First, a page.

Half of all consumers still consider saving for down payment as a homebuying barrier, according to an Ellie Mae survey. If you’re under the impression that it takes a 20 percent down payment to buy a home, you are more than misinformed. Down payment assistance and multiple low down payment loan options are available, even one that requires zero money upfront.
The USDA Rural Development Guaranteed Housing Loan Program, also known as a Rural Development or USDA loan, is an attractive mortgage program for homebuyers struggling to set aside funds for a down payment. On top of 100 percent financing, USDA loans offer several perks unheard of with other loan programs, including:
- Lower-than-market interest rates. USDA loans are insured by the U.S. Department of Agriculture, which gives borrowers the benefit of a low, across-the-board interest rate that does not vary based on the borrower’s credit score or down payment, as it does with conventional financing.
- Low monthly private mortgage insurance. Private mortgage insurance, or PMI, is required for any borrower with less than 80 percent loan-to-value. The upside is that the USDA’s PMI rate is one of the lowest among mortgage programs.
- Flexible credit guidelines. This government-backed loan also allows some borrowers with limited credit histories to qualify for home financing using non-traditional credit tradelines. Payment histories from rent, utilities, cell phone bills, etc. can be used to build a borrower’s credit history.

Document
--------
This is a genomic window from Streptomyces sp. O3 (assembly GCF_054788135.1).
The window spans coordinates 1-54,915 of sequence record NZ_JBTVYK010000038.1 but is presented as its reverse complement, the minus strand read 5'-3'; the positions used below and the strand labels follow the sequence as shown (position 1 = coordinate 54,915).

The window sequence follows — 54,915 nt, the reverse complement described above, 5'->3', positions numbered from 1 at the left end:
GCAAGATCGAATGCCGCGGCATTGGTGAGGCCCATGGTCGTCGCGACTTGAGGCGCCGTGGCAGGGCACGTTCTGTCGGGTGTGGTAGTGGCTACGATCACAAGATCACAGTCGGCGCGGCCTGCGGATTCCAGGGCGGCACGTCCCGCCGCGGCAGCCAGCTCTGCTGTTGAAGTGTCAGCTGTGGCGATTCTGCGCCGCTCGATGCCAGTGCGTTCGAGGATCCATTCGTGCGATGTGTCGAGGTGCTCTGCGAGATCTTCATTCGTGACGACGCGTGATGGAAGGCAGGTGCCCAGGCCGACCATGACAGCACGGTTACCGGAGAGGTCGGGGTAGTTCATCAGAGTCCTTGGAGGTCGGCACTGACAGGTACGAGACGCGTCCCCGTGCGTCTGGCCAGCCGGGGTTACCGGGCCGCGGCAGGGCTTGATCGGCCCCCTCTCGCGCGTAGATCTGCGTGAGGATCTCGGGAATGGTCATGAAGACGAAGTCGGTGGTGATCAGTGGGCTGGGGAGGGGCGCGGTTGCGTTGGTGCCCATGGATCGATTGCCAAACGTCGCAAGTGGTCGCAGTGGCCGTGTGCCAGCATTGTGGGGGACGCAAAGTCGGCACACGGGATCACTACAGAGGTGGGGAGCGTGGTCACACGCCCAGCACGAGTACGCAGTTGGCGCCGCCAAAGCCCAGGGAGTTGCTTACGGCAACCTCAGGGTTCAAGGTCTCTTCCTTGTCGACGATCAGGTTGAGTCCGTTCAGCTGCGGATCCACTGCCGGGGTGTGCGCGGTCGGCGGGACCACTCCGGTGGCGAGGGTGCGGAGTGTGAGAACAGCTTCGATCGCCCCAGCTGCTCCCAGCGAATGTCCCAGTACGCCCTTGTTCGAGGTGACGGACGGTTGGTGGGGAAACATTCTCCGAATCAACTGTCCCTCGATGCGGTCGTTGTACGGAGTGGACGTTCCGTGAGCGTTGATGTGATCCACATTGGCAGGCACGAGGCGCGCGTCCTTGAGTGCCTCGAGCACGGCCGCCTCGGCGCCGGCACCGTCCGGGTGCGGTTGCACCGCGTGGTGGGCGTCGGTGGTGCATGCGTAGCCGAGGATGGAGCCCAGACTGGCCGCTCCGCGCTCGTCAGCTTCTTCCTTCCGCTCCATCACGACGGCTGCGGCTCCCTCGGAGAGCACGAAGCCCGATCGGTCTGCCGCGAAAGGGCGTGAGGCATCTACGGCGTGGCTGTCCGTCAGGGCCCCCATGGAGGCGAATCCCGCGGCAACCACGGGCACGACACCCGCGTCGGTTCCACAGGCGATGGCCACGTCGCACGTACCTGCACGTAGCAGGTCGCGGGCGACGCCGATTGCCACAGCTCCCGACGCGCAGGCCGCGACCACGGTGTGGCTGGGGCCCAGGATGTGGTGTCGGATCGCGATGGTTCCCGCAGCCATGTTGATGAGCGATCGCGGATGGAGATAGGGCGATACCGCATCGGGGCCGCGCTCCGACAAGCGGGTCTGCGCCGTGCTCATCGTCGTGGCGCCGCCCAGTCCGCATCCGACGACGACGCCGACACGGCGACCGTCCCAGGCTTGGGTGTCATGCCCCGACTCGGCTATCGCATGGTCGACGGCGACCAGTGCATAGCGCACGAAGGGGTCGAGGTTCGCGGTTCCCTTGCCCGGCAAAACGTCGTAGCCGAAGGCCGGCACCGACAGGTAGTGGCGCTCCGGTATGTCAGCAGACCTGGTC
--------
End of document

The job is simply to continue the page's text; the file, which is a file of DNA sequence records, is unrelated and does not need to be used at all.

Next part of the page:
- Ability to financing upfront PMI. As with FHA loans, USDA loans also require an upfront PMI premium. The USDA allows borrowers to roll this fee into their financing and close on the loan without putting any money down.
Who Is Eligible for a USDA Loan?
This mortgage program is available to both first-time and repeat homebuyers. Though you don’t have to live in a “rural” area, you must live in a smaller town – typically somewhere with a population of less than 20,000 – to be eligible for a USDA loan. Other eligibility requirements include:
- Income: Income eligibility varies by state, county and family size. Your household income must be less than 115% of the area’s median income.
- Debt-to-income: As with any loan, your lender will review your debt-to-income ratio to determine your likelihood of repaying your loan. That PITI (principal, interest, taxes and insurance) of your mortgage must be less than 29% of your gross monthly income. Additional minimum monthly debtpayments, including PITI, can be no more than 41% of your gross monthly income.
- Home purchase: The USDA will fund a maximum loan amount of $417,000, depending on income of the borrower(s). Rural Development loans cannot be used to finance the purchase of a farm property, second home or investment property.
Eligibility for a Rural Development loan is determined by income, property, credit and location. To see if your location and income may meet eligibility requirements, click here. To learn more about how to get a USDA loan, contact one of our mortgage bankers.